If compound or complex, surgery!
What are comminuted skull fractures?
When there are multiple linear fractures with a depressed area at the site of inpact. The facture radiated away from the impact.
What is another name for a comminuted skull fracture?
What are basilar fractures?
Linear skull fractures at the skull base into either the anterior, middle, or posterior fossa
What is Battle Sign in a linear skull fracture?
Bruising behind the ear
What does it mean if you have "racoon eyes" with a linear skull fracture?
Bilateral periorbital edema and bruising
When would you see a Battle Sign or "Raccoon Eyes"?
With a basilar skull fracture
What is Rhinorrhea?
Drainage of CSF from the nose
What is Otorrhea?
Drainage of CSF from the ears
What is the halo sign?
Blood encircles by a yellowish stain on a dressing or bed linin and indicated CSF
What are dural tears?
Leakage of of CSF
What is a patient at risk for when CSF leaks?
What are some symptoms of a linear skull fracture?
Swollen, ecchymotic areas over scalp
What is the care for CSF otorrhea or rhinorrhea?
Observe for signs of intracranial bleeding and epidural hematoma
If CSF leaking from the nose or ear, allow to flow freely (can use small bandages to collect drainage.
Instruct pr to avoid blowing nose
If a tube is needed, go in the mouth
What is primary injury in a TBI?
A direct injury that occurs to the brain from an impact
What is a coup injury?
The area under the direct impact is injured
What is a contrecoup injury?
Injury distal to the site of impact can occur as the brain moves inside the skull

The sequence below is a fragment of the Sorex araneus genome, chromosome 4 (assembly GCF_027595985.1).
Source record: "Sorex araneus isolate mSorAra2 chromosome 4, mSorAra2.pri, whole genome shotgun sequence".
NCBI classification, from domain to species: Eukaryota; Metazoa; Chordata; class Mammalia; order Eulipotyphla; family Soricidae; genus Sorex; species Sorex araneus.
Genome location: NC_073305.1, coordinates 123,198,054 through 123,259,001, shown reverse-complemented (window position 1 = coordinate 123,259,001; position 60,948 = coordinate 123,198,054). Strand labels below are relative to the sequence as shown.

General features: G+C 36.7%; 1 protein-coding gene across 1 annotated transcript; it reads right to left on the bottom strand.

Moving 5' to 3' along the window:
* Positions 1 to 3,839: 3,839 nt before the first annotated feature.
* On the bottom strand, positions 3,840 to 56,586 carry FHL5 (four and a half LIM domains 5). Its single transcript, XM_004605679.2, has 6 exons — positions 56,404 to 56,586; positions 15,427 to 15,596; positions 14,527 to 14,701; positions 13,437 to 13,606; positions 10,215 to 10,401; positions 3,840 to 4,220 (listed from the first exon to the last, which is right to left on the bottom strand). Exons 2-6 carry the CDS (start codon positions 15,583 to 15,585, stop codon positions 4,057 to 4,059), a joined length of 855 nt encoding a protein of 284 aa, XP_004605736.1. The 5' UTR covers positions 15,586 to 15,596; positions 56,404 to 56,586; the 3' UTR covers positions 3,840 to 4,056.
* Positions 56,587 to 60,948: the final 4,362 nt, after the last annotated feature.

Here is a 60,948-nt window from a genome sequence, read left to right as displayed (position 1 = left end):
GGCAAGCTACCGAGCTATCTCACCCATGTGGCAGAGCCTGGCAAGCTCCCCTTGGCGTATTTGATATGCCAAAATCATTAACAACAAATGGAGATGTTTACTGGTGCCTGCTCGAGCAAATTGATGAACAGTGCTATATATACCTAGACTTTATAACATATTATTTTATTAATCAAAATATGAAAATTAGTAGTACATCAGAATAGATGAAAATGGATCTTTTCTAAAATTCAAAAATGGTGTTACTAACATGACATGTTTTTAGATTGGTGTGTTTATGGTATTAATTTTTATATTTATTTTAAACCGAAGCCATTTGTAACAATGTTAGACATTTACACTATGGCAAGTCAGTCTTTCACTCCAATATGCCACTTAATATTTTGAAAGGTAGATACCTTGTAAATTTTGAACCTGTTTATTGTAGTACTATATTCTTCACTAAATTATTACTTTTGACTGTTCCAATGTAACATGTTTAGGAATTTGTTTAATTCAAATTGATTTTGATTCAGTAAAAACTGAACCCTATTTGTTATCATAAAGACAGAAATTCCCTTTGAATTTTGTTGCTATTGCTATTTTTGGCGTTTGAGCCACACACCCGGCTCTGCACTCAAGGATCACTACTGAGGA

True or False: Stretching, shearing, rotational, and tearing forces that result from impact interrupt normal neuronal pathways.
What are some examples of a primary injury?
Concussion, contusion, penetrating injuries, hematomas, intracerebral hemorrhage and diffuse axonal injury
What is a concussion?
The temporary interruption of impulses
True or False: The neurologic deficits in a concussion are reversible and are generally mild.
True or False: Patients may lose consciousness for a few seconds at the time of injury but lasting effects are not common.
What is a contusion?
The bruising and/or bleeding of the brain in result of a coup-contrecoup
What is a diffuse axonal injury?
Widespread whit matter damage from shearing, tearing forces and shifting and rotation of the brain inside of the skull that results in the disruption of axons
True or False: There is a minimal to no recovery from a diffuse axonal brain injury.
S&S of Diffuse Axonal injury:
Vary from mild LOC to profound coma and permanent disability
What is a penetrating injury?
Deep laceration of brain tissue and disruption of ventricles